In Sudoku, we need to fill in a 9 × 9 grid with digits 1-9 such that:
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• Each column contains all of the digits exactly once
• Each row contains all of the digits exactly once
• Each of the 9 3 × 3 sub-grids must also contain all of the digits exactly once
In solving this problem, you are required to write the following ‘helper’ methods:
• A method, sort, that takes as input an integer array and returns a new array whose values are the
same as the input array, but are in increasing order. Be sure to not change any of the values in the
original array when you do this!
• A method, uniqueEntries, that takes as input a single array of integers and checks for duplicate
values in the array. It returns true if all of the values in the array are unique and false otherwise.
Note that this is much easier to do if you use the sort method from the previous question.
• A method, getColumn, that takes as input an array of integer arrays as well as an index, j and
returns an integer array corresponding to the j
th column in the array of arrays.
• A method, flatten, that takes as input a square (n×n) array of integer arrays and returns a single
array of length n × n. For example, if the original array is:
{{1, 2, 3}, {4, 5, 6}, {7, 8, 9}}
then the array returned by this method is:
{1, 2, 3, 4, 5, 6, 7, 8, 9}
• A method, subGrid, that takes as input a square (n × n) array of integer arrays, two indices, i and
j, and a size m. This method will return an array of integer arrays of size m × m corresponding
to the section in the original array that starts at the coordinates (i, j). For example, if the input
array is:
{{1, 2, 3}, {4, 5, 6}, {7, 8, 9}}
and the size is 2, and the coordinates are (1,1), then the array returned by this method is:
{{5, 6}, {8, 9}}
Note that these methods do not check if the entries are valid (in the range 1-9), nor do they check the
length of the input arrays. Your isSudoku() method should make these checks before calling any of the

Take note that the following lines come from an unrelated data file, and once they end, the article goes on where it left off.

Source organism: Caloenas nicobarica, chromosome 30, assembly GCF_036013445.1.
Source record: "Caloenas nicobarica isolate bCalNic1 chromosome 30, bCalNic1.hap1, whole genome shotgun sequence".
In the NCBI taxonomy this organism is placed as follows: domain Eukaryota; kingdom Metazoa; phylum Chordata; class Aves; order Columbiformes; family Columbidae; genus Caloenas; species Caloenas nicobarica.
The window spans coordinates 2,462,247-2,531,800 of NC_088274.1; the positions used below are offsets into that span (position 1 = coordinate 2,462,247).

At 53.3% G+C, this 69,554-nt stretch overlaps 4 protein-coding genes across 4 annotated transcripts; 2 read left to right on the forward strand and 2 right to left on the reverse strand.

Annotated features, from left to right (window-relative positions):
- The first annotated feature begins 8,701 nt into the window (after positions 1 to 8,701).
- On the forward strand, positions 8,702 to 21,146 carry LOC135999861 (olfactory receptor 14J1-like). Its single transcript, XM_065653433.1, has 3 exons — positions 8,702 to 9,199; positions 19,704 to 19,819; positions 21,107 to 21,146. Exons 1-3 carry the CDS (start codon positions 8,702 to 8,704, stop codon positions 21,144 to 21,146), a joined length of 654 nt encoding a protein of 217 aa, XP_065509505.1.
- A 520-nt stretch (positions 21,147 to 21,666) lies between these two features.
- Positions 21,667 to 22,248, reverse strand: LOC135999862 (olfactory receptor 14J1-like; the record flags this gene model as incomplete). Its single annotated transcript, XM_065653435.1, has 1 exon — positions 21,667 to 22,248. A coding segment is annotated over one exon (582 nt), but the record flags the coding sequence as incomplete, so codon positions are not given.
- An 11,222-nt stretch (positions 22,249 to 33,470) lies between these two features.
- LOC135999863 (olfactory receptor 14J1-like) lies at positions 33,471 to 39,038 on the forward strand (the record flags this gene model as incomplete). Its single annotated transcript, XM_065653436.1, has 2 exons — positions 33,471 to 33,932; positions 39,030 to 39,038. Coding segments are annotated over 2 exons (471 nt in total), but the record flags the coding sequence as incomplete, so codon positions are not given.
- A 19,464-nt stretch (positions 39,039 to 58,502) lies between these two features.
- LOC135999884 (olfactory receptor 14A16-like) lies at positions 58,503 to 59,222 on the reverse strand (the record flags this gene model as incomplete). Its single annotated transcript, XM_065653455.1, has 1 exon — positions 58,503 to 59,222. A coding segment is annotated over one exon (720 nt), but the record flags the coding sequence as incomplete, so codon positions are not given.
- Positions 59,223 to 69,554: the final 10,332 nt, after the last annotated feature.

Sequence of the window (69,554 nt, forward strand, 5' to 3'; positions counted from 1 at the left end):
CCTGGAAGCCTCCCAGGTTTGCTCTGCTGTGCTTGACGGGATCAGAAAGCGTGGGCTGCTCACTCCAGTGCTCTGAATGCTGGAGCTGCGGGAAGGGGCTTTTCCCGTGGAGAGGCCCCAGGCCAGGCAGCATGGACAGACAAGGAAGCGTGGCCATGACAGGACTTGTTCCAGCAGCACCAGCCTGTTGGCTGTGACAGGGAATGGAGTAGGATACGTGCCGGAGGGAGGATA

above methods. If desired, you can write additional helper methods as well.
A Deck of Cards
Background Information: Enums in Java
The code for this assignment will use something called an enum. An enum in Java is a user defined
type that can hold a fixed set of values. In some ways, it is similar to a boolean in that a boolean
can take on a fixed set of values (true or false). When you define an enum, you specify which values
are acceptable. For example, one might wish to create a type Day which can represent one of seven
values representing the days of the week. (The alternative would be to use an int to store a number
representing the day of the week via a code. For example, you might choose to store the value of 0 for
Sunday, 1 for Monday, 2 for Tuesday, etc. However, this solution is not clean because a)the compiler
won’t check that you didn’t use an invalid value–for example a negative number–in your int and b)the
code does not appear very clean since the type is int but in reality it does not represent a number.)
To define an enum, you simply list the set of values that it can take on. For example:
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public enum Day {
SUNDAY, MONDAY, TUESDAY, WEDNESDAY,
THURSDAY, FRIDAY, SATURDAY
}
defines a new type Day that can hold one of seven values.
There are several ways you can use the above enum:
1. To declare a variable of type Day, you would write, for example, Day favourite;
2. To use a literal value with an enum, you must write the enum name, then a dot, and then the literal
value. For example: Day.MONDAY. You can use this value like any other value of the enum’s type:
Day currentDay = Day.MONDAY;
//……
if (currentDay == Day.MONDAY) {
System.out.println(“Ugh! I hate Mondays!”);
}
3. To go through every single value that an enum can take on, you can use a “foreach” loop. We have
not seen the “foreach” loop in class, but the syntax is similar to a regular for loop. The body of the
for loop will execute for every possible value of the term on the right side of the : Inside the loop,
the variable declared on the left side of the : will take on each subsequent value. For example, to
print every day of the week, you would write the following:
for (Day d : Day.values())
{
System.out.println(d);
}
The above for each loop will first execute with d taking on the first value from Day.values()
(SUNDAY), then the second, and so on.
4. Lastly, in some cases you might want to compare enums based on their order in the list for the
enum definition. In this case, you can use a method defined on an enum called ordinal to compare
the two. The method ordinal will return a number representing the order the value was listed in the
enum definition. For example, to check between two Day variables d1 and d2 which comes earlier
in the week, one could write: